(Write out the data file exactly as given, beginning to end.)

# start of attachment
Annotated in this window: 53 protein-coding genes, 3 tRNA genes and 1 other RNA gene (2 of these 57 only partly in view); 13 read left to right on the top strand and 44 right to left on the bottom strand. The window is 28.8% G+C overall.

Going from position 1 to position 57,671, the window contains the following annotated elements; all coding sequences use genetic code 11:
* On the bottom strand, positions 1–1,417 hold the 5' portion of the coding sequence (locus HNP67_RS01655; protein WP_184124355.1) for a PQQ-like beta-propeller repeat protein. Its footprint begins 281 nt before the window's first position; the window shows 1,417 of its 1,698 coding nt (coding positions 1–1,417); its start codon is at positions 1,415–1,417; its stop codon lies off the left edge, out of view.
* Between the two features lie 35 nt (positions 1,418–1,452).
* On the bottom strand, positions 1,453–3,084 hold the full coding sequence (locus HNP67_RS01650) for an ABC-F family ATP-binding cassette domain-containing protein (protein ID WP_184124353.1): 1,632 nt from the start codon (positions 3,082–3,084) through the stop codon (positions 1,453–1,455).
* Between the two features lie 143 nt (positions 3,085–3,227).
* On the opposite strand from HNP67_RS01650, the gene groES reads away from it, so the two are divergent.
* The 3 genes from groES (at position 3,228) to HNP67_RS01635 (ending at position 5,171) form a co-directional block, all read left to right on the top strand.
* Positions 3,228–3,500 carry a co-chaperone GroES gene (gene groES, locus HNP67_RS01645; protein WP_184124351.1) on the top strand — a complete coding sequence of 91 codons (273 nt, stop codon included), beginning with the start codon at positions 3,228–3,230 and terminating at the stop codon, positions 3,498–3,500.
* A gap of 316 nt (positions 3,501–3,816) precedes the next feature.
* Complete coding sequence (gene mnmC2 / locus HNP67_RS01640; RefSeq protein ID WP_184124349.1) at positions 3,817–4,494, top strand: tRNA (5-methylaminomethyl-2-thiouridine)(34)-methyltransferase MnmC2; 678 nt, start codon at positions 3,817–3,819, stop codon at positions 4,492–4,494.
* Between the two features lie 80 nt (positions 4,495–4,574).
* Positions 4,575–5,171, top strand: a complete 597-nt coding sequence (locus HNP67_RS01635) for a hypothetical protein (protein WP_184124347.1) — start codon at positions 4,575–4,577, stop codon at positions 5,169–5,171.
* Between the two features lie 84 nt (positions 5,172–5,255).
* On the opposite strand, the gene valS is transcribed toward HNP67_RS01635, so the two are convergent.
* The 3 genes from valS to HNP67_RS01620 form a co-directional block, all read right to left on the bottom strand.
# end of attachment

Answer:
Annotated in this window: 53 protein-coding genes, 3 tRNA genes and 1 other RNA gene (2 of these 57 only partly in view); 13 read left to right on the top strand and 44 right to left on the bottom strand. The window is 28.8% G+C overall.

Going from position 1 to position 57,671, the window contains the following annotated elements; all coding sequences use genetic code 11:
* On the bottom strand, positions 1–1,417 hold the 5' portion of the coding sequence (locus HNP67_RS01655; protein WP_184124355.1) for a PQQ-like beta-propeller repeat protein. Its footprint begins 281 nt before the window's first position; the window shows 1,417 of its 1,698 coding nt (coding positions 1–1,417); its start codon is at positions 1,415–1,417; its stop codon lies off the left edge, out of view.
* Between the two features lie 35 nt (positions 1,418–1,452).
* On the bottom strand, positions 1,453–3,084 hold the full coding sequence (locus HNP67_RS01650) for an ABC-F family ATP-binding cassette domain-containing protein (protein ID WP_184124353.1): 1,632 nt from the start codon (positions 3,082–3,084) through the stop codon (positions 1,453–1,455).
* Between the two features lie 143 nt (positions 3,085–3,227).
* On the opposite strand from HNP67_RS01650, the gene groES reads away from it, so the two are divergent.
* The 3 genes from groES (at position 3,228) to HNP67_RS01635 (ending at position 5,171) form a co-directional block, all read left to right on the top strand.
* Positions 3,228–3,500 carry a co-chaperone GroES gene (gene groES, locus HNP67_RS01645; protein WP_184124351.1) on the top strand — a complete coding sequence of 91 codons (273 nt, stop codon included), beginning with the start codon at positions 3,228–3,230 and terminating at the stop codon, positions 3,498–3,500.
* A gap of 316 nt (positions 3,501–3,816) precedes the next feature.
* Complete coding sequence (gene mnmC2 / locus HNP67_RS01640; RefSeq protein ID WP_184124349.1) at positions 3,817–4,494, top strand: tRNA (5-methylaminomethyl-2-thiouridine)(34)-methyltransferase MnmC2; 678 nt, start codon at positions 3,817–3,819, stop codon at positions 4,492–4,494.
* Between the two features lie 80 nt (positions 4,495–4,574).
* Positions 4,575–5,171, top strand: a complete 597-nt coding sequence (locus HNP67_RS01635) for a hypothetical protein (protein WP_184124347.1) — start codon at positions 4,575–4,577, stop codon at positions 5,169–5,171.
* Between the two features lie 84 nt (positions 5,172–5,255).
* On the opposite strand, the gene valS is transcribed toward HNP67_RS01635, so the two are convergent.
* The 3 genes from valS to HNP67_RS01620 form a co-directional block, all read right to left on the bottom strand.